How to Rap

| August 3, 2010 | 0 Comments


How to Rap: The Art and Science of the Hip Hop MC

So do you ever wonder how is it possible for Jay-Z; Lil’ Wayne and Nas to each write lyrics in their heads and not on paper? Or why Eminem’s and Ludacris’ versatile deliveries turn into chart-topping singles? Better yet, what goes into creating a million-selling single (or ringtone); a classic collaboration or just a memorable hip hop classic in general?

Shit, it’s all part of the game

Now imagine sittin’ in your favorite professor’s class and reading his or her book. The bind is a manual that never gets too preachy or information overload. How to Rap: The Art and Science of the Hip Hop MC, the latest addition to hip hop’s literary canon, is an anthropological mixtape in print courtesy of British scholar Paul Edwards. He candidly goes in unlike any other so-called hip hop scholar or cultural critic – invisible to the story but transcribing testimonials; oral histories; conversations; commentaries and insights on the fundamentals of rap.

Rap sounds cliché in nature, but it’s true.  Knowing the history of rap music and hip hop culture is just as important in developing the skill. Rap is a game of trial and error with infinite possibilities, so writing and rapping are processes that require ongoing education. As an art, rap needs color and substance (i.e. wordplay; similes; metaphors; slang; punchlines and humor) to tell fascinating stories and to paint portraits. On stage, it’s all about crowd participation and rockin’ the mic. Rap is not only music and art; it’s a literary genre accompanied by concepts; style and sound with a multitude of ways to create it. Yet, rap is a magnificent game of sociology in which artists and producers gel and feed off of one another to make memorable recording moments.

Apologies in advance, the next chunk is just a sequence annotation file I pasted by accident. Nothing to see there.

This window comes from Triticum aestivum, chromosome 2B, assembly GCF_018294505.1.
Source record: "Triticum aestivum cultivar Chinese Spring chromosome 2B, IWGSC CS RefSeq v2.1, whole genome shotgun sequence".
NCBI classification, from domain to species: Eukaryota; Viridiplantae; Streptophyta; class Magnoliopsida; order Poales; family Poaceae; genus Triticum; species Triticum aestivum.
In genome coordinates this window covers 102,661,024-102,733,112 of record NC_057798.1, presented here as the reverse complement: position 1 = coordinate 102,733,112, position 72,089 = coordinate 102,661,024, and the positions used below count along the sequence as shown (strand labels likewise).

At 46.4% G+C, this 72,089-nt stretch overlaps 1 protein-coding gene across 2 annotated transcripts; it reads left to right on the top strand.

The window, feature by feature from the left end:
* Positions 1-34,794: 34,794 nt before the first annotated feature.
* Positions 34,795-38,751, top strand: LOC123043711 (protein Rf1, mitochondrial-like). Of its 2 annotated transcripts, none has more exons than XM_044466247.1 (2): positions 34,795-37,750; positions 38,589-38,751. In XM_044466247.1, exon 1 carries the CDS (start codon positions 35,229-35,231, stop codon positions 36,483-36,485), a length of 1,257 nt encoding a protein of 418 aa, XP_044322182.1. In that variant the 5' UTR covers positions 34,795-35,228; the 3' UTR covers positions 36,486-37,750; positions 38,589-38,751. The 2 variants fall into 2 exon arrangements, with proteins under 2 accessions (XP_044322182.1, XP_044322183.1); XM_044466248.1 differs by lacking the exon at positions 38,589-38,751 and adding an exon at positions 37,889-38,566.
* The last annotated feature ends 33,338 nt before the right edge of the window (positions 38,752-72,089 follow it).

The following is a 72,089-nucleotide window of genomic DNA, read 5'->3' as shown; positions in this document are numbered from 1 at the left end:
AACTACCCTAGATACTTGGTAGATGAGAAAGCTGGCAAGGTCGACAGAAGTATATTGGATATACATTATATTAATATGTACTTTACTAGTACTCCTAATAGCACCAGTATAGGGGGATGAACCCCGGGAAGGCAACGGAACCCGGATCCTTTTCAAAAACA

No, this book is not Rap Music for Dummies or no shit like that. Instead, Edwards allows the true masters to interrogate rap’s components, which is a great strength. The book itself is a conversation or a series of interactive lectures. The 100+ tenured professors; lyrical scholars and laureates of our time each exchange their wisdom: the legends (Big Daddy Kane; Masta Ace; Q-Tip/A Tribe Called Quest; MC Serch; The Pharcyde; Del the Funky Homosapien; DJ Quik; E-40; MC Shan and Schoolly D; Cormega; Chuck D. Cypress Hill’s B-Real; Buckshot), contemporary acts (Nelly;; Twista; David Banner; The Clipse’s Pusha T., The LOX and N.O.R.E.), the voices of the underground (Aesop Rock; Mighty Casey; Ill Bill; Esoteric and El Da Sensai) and the unsung (Royce da 5’9”; Pharoahe Monch; Immortal Technique; The Lady of Rage; Stat Quo; The Alkaholiks and Tech N9ne).

How to Rap is an unbiased road map that cross lists between intellectual craftsmanship and achieving commercial or critical acclaim. It’s a great read that never gets tiresome. No matter the regional affiliations; speed of delivery; writing styles or flow, How to Rap holds the universal truth that writing quality material is a process. Edwards knows how to fall into the gap of explicating the game with precise detailing – feeding off of the energy from artists’ comments and insights. How to Rap is at its finest a documentary.

How to Rap is a series of crash courses that every budding artist needs to matriculate through battles; the stage; the recording studio and social media to carve their niche in the game.

Written by Paul Edwards with a foreword by Kool G. Rap

Cover by Phillip Pascuzzo (Design) and Trevor Traynor (Q-Tip photo)

Chicago Review Press

2009, 2010; Paperback – 334 pages

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